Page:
Using ccache to optimize a node.js docker build!

14 minute read

In my company, I once decided that the best approach to docker and docker images is to have a (as much as possible) dependency free bundle of images. All (or at the least most) of the images in the Jitesoft organization are built from scratch and upwards through the GitLab registry (and also published to docker hub). This way, it’s a lot easier to control all the dependencies, make sure that no images are infected or compromised, it’s also a lot easier to make sure that all the software is of the version expected and especially, that the images are built with our own GitLab runners (making it fast!).

While this is great, one issue is that some of the software that we use in containers are quite annoying to build. As an example, our initial nodejs image (using alpine linux) required a very very long compilation step, something that could make the whole build take up to 4 hours if the runner was not using a whole lot of ram and cpu. This made the update process of the image quite long and if something went wrong at the end of the process, a re-build would take a whole lot of time!

Now, when building the old image, the script was basically only a docker build -t jitesoft/node-base . script. Something that is sufficient for smaller images that don’t really need anything extra. All fine if the image didnt take ages to build!
At this time, the runners used for GitLab CI was not really loaded with resources either, which made the jobs time-out (at the end even at a 5 hours limit!) and sometimes even crashed the kubernetes nodes it was running on (when it started trying to swap).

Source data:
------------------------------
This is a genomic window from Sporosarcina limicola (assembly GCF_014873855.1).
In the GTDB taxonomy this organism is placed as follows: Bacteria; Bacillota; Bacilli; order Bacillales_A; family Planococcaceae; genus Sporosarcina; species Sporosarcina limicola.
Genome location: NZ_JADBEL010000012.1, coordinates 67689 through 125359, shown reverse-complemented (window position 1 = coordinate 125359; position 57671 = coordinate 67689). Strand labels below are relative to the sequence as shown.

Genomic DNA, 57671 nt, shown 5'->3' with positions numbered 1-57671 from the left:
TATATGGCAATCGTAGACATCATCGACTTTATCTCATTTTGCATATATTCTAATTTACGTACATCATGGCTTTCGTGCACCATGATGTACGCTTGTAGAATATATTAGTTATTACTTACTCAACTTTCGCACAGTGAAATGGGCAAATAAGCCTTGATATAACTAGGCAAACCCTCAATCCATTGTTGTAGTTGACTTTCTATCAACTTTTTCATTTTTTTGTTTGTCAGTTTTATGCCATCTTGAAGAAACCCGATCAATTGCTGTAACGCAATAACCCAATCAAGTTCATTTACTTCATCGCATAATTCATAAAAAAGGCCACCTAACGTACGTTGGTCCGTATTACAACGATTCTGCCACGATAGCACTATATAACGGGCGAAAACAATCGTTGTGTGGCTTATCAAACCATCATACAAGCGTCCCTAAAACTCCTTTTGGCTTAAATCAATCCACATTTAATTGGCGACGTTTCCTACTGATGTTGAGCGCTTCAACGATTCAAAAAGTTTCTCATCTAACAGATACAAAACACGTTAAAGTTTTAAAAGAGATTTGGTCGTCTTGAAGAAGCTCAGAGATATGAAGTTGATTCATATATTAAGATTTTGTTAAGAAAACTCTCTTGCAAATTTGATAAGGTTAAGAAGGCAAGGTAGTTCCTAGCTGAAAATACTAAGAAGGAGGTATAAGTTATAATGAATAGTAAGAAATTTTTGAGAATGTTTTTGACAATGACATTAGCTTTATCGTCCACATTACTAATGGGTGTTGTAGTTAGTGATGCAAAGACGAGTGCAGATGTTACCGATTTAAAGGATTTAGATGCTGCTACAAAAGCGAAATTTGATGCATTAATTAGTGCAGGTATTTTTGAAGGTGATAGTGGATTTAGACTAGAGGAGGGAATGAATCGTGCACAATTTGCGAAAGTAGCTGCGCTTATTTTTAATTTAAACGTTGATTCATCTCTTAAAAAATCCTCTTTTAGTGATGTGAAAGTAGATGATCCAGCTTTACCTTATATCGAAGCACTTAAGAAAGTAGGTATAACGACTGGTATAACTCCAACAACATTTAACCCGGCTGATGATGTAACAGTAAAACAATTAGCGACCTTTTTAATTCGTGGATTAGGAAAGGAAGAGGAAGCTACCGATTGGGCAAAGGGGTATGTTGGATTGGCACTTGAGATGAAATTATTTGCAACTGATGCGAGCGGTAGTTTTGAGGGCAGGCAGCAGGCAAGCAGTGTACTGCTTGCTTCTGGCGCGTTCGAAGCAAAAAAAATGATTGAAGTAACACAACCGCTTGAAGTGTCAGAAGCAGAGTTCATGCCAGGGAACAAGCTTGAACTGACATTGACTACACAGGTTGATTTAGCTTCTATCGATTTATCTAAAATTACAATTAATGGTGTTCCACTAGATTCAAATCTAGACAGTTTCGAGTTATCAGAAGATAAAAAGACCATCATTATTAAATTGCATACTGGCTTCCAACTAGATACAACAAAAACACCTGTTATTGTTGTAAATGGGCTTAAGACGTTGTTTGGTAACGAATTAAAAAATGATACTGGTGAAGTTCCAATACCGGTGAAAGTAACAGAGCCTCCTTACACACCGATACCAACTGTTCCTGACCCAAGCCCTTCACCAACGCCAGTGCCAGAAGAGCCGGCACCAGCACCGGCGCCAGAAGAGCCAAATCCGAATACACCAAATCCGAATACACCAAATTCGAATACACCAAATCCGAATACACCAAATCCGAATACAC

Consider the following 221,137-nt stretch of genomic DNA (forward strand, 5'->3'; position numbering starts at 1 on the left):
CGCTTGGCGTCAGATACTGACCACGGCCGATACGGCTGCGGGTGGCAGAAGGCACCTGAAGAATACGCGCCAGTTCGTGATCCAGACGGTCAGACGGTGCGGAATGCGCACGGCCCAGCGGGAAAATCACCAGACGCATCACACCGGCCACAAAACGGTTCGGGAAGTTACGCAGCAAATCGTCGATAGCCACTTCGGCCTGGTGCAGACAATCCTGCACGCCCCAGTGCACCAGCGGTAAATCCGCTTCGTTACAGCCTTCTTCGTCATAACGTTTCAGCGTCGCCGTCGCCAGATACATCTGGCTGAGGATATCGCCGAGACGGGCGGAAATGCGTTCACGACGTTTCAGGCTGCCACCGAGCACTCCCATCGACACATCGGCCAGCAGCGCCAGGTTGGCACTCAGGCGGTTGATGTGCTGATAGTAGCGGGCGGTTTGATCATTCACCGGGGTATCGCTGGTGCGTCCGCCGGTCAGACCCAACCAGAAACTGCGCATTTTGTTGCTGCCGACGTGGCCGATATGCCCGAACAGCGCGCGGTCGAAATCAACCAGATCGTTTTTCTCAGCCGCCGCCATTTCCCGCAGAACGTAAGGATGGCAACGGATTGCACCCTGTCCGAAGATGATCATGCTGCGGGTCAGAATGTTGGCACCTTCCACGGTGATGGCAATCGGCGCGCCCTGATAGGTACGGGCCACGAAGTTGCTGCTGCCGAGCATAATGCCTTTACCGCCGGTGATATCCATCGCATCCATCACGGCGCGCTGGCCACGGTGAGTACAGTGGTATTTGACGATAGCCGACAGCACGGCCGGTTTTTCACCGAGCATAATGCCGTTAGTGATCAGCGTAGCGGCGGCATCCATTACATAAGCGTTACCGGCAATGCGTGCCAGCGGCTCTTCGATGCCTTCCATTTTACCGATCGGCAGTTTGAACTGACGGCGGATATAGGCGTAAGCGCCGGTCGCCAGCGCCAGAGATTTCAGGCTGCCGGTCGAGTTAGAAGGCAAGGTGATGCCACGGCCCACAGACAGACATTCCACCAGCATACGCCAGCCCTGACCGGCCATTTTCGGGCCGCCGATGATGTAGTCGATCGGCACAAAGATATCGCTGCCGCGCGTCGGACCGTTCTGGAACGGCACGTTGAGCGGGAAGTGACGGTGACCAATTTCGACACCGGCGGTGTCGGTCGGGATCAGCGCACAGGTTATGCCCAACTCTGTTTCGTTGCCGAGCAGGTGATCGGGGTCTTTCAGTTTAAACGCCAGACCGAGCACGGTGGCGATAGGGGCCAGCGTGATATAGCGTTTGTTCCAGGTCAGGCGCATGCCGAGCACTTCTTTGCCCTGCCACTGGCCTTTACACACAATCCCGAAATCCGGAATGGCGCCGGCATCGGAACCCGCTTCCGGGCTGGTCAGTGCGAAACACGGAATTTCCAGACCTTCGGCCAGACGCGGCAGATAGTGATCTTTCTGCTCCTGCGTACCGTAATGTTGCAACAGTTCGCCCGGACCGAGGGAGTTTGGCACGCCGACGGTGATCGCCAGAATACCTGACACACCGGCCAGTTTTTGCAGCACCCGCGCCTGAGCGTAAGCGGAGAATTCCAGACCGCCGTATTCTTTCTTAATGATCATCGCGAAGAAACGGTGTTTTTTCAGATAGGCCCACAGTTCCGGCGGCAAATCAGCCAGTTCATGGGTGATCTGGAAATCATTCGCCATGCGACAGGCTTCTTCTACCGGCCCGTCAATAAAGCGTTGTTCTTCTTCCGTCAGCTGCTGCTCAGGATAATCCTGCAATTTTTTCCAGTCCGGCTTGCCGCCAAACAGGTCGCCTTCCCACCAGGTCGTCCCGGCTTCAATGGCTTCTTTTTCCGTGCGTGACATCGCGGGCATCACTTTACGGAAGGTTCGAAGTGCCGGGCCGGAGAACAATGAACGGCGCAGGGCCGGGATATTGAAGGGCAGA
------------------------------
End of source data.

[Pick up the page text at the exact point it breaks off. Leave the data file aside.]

So, with this issue, a new build process was really needed. One that didnt require loads of resources nor required a 5 hour build time!

The first approach tried was to split up the job in multiple build stages, something that saved some of the burden when it comes to the timeout issue. But, of course, that did not solve the actual issue… So, the best approach was to move the actual compilation of the sourcecode outside of the image and directly into the build script (CI script that is).

The refactoring ended up with a whole lot of build steps:

  • Importing the current keys used to sign the source code tarball.
  • Fetch the stable and latest version numbers.
  • Download the actual tarballs and verify them with gnupg.
  • Build the source code and produce a binary from it.
  • Build the image as a tiny version without some of the dependencies wanted on a production image.
  • Build & deploy the final full image.
  • Scan with Clair dependency scanning to analyse possible vulnerabilities.

I’m so happy that I use GitLab and the CI that they provide. While using our own Runners, the possibility to easily throw a runner up and let it take care of the actual work, not having to do all the above manually, is very very nice.

Security, validation and PGP

I like security, I really enjoy being sure that an application that I’m about to install is actually made and released by the people who made it, not by some script kid wanting to inject my production environments with some malicious code!
Pretty good privacy is a good tool to make sure that the stuff I download is signed by the correct key and SHA checksum validation is something that I use for anything that it is possible to use it for.

I don’t do this always on my development machines, but when it comes to production, always.

Some of the PGP key-servers was recently attacked and infected with keys which could break keychains. The attack is described here and you might want to have a look at the following gist

What is PGP?